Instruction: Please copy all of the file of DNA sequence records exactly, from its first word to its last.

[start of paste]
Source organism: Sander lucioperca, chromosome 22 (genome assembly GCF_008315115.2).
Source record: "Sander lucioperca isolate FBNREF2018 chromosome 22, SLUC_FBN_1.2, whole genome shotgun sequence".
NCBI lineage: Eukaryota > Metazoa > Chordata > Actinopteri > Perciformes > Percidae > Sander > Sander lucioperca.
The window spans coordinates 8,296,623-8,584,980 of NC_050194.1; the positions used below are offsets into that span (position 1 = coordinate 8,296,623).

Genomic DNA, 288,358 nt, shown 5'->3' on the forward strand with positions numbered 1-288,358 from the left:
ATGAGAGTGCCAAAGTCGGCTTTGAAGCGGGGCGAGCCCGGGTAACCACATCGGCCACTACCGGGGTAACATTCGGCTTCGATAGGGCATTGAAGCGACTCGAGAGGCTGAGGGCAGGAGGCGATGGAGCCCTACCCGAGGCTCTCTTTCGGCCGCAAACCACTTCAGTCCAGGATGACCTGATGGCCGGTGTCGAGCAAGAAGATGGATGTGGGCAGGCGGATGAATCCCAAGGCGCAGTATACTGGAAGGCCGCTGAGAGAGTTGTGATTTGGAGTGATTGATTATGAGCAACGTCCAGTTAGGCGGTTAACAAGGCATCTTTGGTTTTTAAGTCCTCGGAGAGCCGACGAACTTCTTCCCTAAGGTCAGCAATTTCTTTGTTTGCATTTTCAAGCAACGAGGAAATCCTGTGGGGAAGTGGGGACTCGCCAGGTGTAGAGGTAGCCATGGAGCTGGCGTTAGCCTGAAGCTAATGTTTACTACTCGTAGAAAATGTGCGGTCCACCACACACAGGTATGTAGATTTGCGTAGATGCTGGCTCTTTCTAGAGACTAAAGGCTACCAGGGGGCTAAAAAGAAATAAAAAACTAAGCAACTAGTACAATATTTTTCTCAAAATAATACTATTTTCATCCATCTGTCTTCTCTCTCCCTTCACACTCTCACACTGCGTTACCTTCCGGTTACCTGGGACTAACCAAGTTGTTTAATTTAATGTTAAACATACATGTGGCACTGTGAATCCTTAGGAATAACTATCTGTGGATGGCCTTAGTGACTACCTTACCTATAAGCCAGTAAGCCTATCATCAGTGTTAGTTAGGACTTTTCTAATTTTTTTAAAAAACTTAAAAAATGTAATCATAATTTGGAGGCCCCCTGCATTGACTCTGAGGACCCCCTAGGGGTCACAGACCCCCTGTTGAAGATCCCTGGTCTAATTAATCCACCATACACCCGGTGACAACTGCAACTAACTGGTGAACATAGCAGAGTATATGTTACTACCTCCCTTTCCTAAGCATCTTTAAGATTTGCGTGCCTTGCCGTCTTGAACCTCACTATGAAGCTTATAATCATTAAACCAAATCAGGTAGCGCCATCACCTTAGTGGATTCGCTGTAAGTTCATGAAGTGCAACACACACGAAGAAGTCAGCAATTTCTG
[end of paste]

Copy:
Source organism: Sander lucioperca, chromosome 22 (genome assembly GCF_008315115.2).
Source record: "Sander lucioperca isolate FBNREF2018 chromosome 22, SLUC_FBN_1.2, whole genome shotgun sequence".
NCBI lineage: Eukaryota > Metazoa > Chordata > Actinopteri > Perciformes > Percidae > Sander > Sander lucioperca.
The window spans coordinates 8,296,623-8,584,980 of NC_050194.1; the positions used below are offsets into that span (position 1 = coordinate 8,296,623).

Genomic DNA, 288,358 nt, shown 5'->3' on the forward strand with positions numbered 1-288,358 from the left:
ATGAGAGTGCCAAAGTCGGCTTTGAAGCGGGGCGAGCCCGGGTAACCACATCGGCCACTACCGGGGTAACATTCGGCTTCGATAGGGCATTGAAGCGACTCGAGAGGCTGAGGGCAGGAGGCGATGGAGCCCTACCCGAGGCTCTCTTTCGGCCGCAAACCACTTCAGTCCAGGATGACCTGATGGCCGGTGTCGAGCAAGAAGATGGATGTGGGCAGGCGGATGAATCCCAAGGCGCAGTATACTGGAAGGCCGCTGAGAGAGTTGTGATTTGGAGTGATTGATTATGAGCAACGTCCAGTTAGGCGGTTAACAAGGCATCTTTGGTTTTTAAGTCCTCGGAGAGCCGACGAACTTCTTCCCTAAGGTCAGCAATTTCTTTGTTTGCATTTTCAAGCAACGAGGAAATCCTGTGGGGAAGTGGGGACTCGCCAGGTGTAGAGGTAGCCATGGAGCTGGCGTTAGCCTGAAGCTAATGTTTACTACTCGTAGAAAATGTGCGGTCCACCACACACAGGTATGTAGATTTGCGTAGATGCTGGCTCTTTCTAGAGACTAAAGGCTACCAGGGGGCTAAAAAGAAATAAAAAACTAAGCAACTAGTACAATATTTTTCTCAAAATAATACTATTTTCATCCATCTGTCTTCTCTCTCCCTTCACACTCTCACACTGCGTTACCTTCCGGTTACCTGGGACTAACCAAGTTGTTTAATTTAATGTTAAACATACATGTGGCACTGTGAATCCTTAGGAATAACTATCTGTGGATGGCCTTAGTGACTACCTTACCTATAAGCCAGTAAGCCTATCATCAGTGTTAGTTAGGACTTTTCTAATTTTTTTAAAAAACTTAAAAAATGTAATCATAATTTGGAGGCCCCCTGCATTGACTCTGAGGACCCCCTAGGGGTCACAGACCCCCTGTTGAAGATCCCTGGTCTAATTAATCCACCATACACCCGGTGACAACTGCAACTAACTGGTGAACATAGCAGAGTATATGTTACTACCTCCCTTTCCTAAGCATCTTTAAGATTTGCGTGCCTTGCCGTCTTGAACCTCACTATGAAGCTTATAATCATTAAACCAAATCAGGTAGCGCCATCACCTTAGTGGATTCGCTGTAAGTTCATGAAGTGCAACACACACGAAGAAGTCAGCAATTTCTG